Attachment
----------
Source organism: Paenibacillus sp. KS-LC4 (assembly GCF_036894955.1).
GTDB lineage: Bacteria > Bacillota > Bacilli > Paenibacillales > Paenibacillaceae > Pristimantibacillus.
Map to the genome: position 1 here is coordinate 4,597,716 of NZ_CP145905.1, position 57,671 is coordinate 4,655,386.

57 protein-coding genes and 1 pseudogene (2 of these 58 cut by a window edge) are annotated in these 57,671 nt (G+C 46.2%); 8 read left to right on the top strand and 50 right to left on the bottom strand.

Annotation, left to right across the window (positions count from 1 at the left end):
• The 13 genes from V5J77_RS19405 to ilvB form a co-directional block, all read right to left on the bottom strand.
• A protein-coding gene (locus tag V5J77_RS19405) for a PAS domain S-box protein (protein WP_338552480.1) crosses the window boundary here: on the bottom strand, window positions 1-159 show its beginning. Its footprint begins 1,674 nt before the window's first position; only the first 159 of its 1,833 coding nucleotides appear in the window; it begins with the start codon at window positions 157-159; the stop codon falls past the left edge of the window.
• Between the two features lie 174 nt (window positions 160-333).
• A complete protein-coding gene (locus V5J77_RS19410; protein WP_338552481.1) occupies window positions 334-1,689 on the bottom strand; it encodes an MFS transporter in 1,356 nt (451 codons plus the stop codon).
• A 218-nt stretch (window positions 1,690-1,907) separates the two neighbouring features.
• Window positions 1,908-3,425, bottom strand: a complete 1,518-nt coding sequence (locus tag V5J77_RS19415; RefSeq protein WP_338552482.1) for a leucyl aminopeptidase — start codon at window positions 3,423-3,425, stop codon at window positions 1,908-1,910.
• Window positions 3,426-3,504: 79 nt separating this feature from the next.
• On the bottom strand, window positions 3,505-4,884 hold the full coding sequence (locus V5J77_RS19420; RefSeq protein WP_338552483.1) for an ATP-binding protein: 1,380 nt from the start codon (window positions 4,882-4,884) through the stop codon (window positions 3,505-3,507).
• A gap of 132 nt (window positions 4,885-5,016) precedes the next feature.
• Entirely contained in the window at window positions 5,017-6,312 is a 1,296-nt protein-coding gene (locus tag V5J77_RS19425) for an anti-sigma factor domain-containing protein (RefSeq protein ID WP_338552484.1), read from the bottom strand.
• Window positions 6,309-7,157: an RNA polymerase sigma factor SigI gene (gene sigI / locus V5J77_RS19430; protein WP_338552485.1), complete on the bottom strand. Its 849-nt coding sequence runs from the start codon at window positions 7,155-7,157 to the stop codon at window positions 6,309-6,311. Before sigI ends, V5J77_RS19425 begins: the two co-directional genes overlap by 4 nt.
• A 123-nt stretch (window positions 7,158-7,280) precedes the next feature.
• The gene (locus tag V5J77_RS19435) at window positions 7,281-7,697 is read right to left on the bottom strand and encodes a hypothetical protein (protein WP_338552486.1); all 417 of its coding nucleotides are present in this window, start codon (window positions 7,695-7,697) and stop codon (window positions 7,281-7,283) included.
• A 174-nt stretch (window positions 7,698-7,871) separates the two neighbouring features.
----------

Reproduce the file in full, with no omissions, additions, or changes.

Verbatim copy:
Source organism: Paenibacillus sp. KS-LC4 (assembly GCF_036894955.1).
GTDB lineage: Bacteria > Bacillota > Bacilli > Paenibacillales > Paenibacillaceae > Pristimantibacillus.
Map to the genome: position 1 here is coordinate 4,597,716 of NZ_CP145905.1, position 57,671 is coordinate 4,655,386.

57 protein-coding genes and 1 pseudogene (2 of these 58 cut by a window edge) are annotated in these 57,671 nt (G+C 46.2%); 8 read left to right on the top strand and 50 right to left on the bottom strand.

Annotation, left to right across the window (positions count from 1 at the left end):
• The 13 genes from V5J77_RS19405 to ilvB form a co-directional block, all read right to left on the bottom strand.
• A protein-coding gene (locus tag V5J77_RS19405) for a PAS domain S-box protein (protein WP_338552480.1) crosses the window boundary here: on the bottom strand, window positions 1-159 show its beginning. Its footprint begins 1,674 nt before the window's first position; only the first 159 of its 1,833 coding nucleotides appear in the window; it begins with the start codon at window positions 157-159; the stop codon falls past the left edge of the window.
• Between the two features lie 174 nt (window positions 160-333).
• A complete protein-coding gene (locus V5J77_RS19410; protein WP_338552481.1) occupies window positions 334-1,689 on the bottom strand; it encodes an MFS transporter in 1,356 nt (451 codons plus the stop codon).
• A 218-nt stretch (window positions 1,690-1,907) separates the two neighbouring features.
• Window positions 1,908-3,425, bottom strand: a complete 1,518-nt coding sequence (locus tag V5J77_RS19415; RefSeq protein WP_338552482.1) for a leucyl aminopeptidase — start codon at window positions 3,423-3,425, stop codon at window positions 1,908-1,910.
• Window positions 3,426-3,504: 79 nt separating this feature from the next.
• On the bottom strand, window positions 3,505-4,884 hold the full coding sequence (locus V5J77_RS19420; RefSeq protein WP_338552483.1) for an ATP-binding protein: 1,380 nt from the start codon (window positions 4,882-4,884) through the stop codon (window positions 3,505-3,507).
• A gap of 132 nt (window positions 4,885-5,016) precedes the next feature.
• Entirely contained in the window at window positions 5,017-6,312 is a 1,296-nt protein-coding gene (locus tag V5J77_RS19425) for an anti-sigma factor domain-containing protein (RefSeq protein ID WP_338552484.1), read from the bottom strand.
• Window positions 6,309-7,157: an RNA polymerase sigma factor SigI gene (gene sigI / locus V5J77_RS19430; protein WP_338552485.1), complete on the bottom strand. Its 849-nt coding sequence runs from the start codon at window positions 7,155-7,157 to the stop codon at window positions 6,309-6,311. Before sigI ends, V5J77_RS19425 begins: the two co-directional genes overlap by 4 nt.
• A 123-nt stretch (window positions 7,158-7,280) precedes the next feature.
• The gene (locus tag V5J77_RS19435) at window positions 7,281-7,697 is read right to left on the bottom strand and encodes a hypothetical protein (protein WP_338552486.1); all 417 of its coding nucleotides are present in this window, start codon (window positions 7,695-7,697) and stop codon (window positions 7,281-7,283) included.
• A 174-nt stretch (window positions 7,698-7,871) separates the two neighbouring features.